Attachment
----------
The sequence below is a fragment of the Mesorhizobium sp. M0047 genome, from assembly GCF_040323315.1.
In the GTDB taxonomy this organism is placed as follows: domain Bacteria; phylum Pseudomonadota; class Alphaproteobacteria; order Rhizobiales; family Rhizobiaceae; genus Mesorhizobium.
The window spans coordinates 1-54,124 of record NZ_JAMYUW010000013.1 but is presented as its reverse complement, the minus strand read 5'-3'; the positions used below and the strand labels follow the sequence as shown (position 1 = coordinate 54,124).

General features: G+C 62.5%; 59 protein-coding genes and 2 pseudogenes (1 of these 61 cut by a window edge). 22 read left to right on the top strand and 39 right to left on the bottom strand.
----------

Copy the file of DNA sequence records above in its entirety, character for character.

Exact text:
The sequence below is a fragment of the Mesorhizobium sp. M0047 genome, from assembly GCF_040323315.1.
In the GTDB taxonomy this organism is placed as follows: domain Bacteria; phylum Pseudomonadota; class Alphaproteobacteria; order Rhizobiales; family Rhizobiaceae; genus Mesorhizobium.
The window spans coordinates 1-54,124 of record NZ_JAMYUW010000013.1 but is presented as its reverse complement, the minus strand read 5'-3'; the positions used below and the strand labels follow the sequence as shown (position 1 = coordinate 54,124).

General features: G+C 62.5%; 59 protein-coding genes and 2 pseudogenes (1 of these 61 cut by a window edge). 22 read left to right on the top strand and 39 right to left on the bottom strand.